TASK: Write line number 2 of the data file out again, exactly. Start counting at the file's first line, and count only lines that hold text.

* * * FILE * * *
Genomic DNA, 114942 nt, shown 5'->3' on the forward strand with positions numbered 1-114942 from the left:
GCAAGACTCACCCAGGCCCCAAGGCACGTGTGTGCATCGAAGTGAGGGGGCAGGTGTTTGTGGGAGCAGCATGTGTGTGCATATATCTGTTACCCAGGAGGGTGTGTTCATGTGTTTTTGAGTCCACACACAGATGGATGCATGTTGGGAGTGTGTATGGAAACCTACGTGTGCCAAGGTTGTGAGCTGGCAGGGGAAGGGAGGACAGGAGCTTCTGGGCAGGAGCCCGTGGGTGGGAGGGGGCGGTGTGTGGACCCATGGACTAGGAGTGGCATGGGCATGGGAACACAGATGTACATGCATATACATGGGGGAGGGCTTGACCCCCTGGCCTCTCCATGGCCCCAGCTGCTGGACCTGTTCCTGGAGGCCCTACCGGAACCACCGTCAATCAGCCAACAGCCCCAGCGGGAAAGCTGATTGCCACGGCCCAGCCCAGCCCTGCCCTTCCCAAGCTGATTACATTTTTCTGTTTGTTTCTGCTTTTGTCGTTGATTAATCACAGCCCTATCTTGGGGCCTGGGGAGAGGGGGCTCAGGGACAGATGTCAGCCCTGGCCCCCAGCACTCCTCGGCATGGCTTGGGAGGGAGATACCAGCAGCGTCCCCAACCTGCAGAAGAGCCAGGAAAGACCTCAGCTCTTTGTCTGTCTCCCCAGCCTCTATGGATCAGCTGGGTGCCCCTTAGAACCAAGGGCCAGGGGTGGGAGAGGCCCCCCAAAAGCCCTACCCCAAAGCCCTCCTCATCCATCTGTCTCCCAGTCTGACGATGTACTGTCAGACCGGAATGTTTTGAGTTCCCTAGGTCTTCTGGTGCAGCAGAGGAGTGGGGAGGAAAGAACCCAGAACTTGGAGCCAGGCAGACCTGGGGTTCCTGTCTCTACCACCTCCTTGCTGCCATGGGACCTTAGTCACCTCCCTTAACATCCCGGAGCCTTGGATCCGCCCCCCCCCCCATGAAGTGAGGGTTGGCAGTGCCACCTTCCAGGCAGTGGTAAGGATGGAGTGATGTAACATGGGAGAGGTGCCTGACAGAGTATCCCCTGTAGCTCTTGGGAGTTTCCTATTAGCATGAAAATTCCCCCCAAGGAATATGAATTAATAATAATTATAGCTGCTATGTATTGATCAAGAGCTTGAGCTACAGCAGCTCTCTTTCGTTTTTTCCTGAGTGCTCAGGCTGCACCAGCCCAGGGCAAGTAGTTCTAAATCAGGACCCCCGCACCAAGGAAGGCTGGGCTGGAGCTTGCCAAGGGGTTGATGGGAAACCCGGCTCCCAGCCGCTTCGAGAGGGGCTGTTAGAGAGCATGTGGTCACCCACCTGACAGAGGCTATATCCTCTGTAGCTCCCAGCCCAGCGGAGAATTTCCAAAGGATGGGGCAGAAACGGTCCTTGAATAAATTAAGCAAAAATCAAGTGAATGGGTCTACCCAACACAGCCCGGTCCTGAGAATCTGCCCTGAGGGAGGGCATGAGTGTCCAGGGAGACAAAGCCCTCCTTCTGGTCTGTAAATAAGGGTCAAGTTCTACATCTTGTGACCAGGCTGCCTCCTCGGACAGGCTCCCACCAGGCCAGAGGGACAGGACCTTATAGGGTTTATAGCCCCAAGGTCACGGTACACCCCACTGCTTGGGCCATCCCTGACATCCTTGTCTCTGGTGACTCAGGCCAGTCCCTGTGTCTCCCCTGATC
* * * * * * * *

GCAAGACTCACCCAGGCCCCAAGGCACGTGTGTGCATCGAAGTGAGGGGGCAGGTGTTTGTGGGAGCAGCATGTGTGTGCATATATCTGTTACCCAGGAGGGTGTGTTCATGTGTTTTTGAGTCCACACACAGATGGATGCATGTTGGGAGTGTGTATGGAAACCTACGTGTGCCAAGGTTGTGAGCTGGCAGGGGAAGGGAGGACAGGAGCTTCTGGGCAGGAGCCCGTGGGTGGGAGGGGGCGGTGTGTGGACCCATGGACTAGGAGTGGCATGGGCATGGGAACACAGATGTACATGCATATACATGGGGGAGGGCTTGACCCCCTGGCCTCTCCATGGCCCCAGCTGCTGGACCTGTTCCTGGAGGCCCTACCGGAACCACCGTCAATCAGCCAACAGCCCCAGCGGGAAAGCTGATTGCCACGGCCCAGCCCAGCCCTGCCCTTCCCAAGCTGATTACATTTTTCTGTTTGTTTCTGCTTTTGTCGTTGATTAATCACAGCCCTATCTTGGGGCCTGGGGAGAGGGGGCTCAGGGACAGATGTCAGCCCTGGCCCCCAGCACTCCTCGGCATGGCTTGGGAGGGAGATACCAGCAGCGTCCCCAACCTGCAGAAGAGCCAGGAAAGACCTCAGCTCTTTGTCTGTCTCCCCAGCCTCTATGGATCAGCTGGGTGCCCCTTAGAACCAAGGGCCAGGGGTGGGAGAGGCCCCCCAAAAGCCCTACCCCAAAGCCCTCCTCATCCATCTGTCTCCCAGTCTGACGATGTACTGTCAGACCGGAATGTTTTGAGTTCCCTAGGTCTTCTGGTGCAGCAGAGGAGTGGGGAGGAAAGAACCCAGAACTTGGAGCCAGGCAGACCTGGGGTTCCTGTCTCTACCACCTCCTTGCTGCCATGGGACCTTAGTCACCTCCCTTAACATCCCGGAGCCTTGGATCCGCCCCCCCCCCCATGAAGTGAGGGTTGGCAGTGCCACCTTCCAGGCAGTGGTAAGGATGGAGTGATGTAACATGGGAGAGGTGCCTGACAGAGTATCCCCTGTAGCTCTTGGGAGTTTCCTATTAGCATGAAAATTCCCCCCAAGGAATATGAATTAATAATAATTATAGCTGCTATGTATTGATCAAGAGCTTGAGCTACAGCAGCTCTCTTTCGTTTTTTCCTGAGTGCTCAGGCTGCACCAGCCCAGGGCAAGTAGTTCTAAATCAGGACCCCCGCACCAAGGAAGGCTGGGCTGGAGCTTGCCAAGGGGTTGATGGGAAACCCGGCTCCCAGCCGCTTCGAGAGGGGCTGTTAGAGAGCATGTGGTCACCCACCTGACAGAGGCTATATCCTCTGTAGCTCCCAGCCCAGCGGAGAATTTCCAAAGGATGGGGCAGAAACGGTCCTTGAATAAATTAAGCAAAAATCAAGTGAATGGGTCTACCCAACACAGCCCGGTCCTGAGAATCTGCCCTGAGGGAGGGCATGAGTGTCCAGGGAGACAAAGCCCTCCTTCTGGTCTGTAAATAAGGGTCAAGTTCTACATCTTGTGACCAGGCTGCCTCCTCGGACAGGCTCCCACCAGGCCAGAGGGACAGGACCTTATAGGGTTTATAGCCCCAAGGTCACGGTACACCCCACTGCTTGGGCCATCCCTGACATCCTTGTCTCTGGTGACTCAGGCCAGTCCCTGTGTCTCCCCTGATC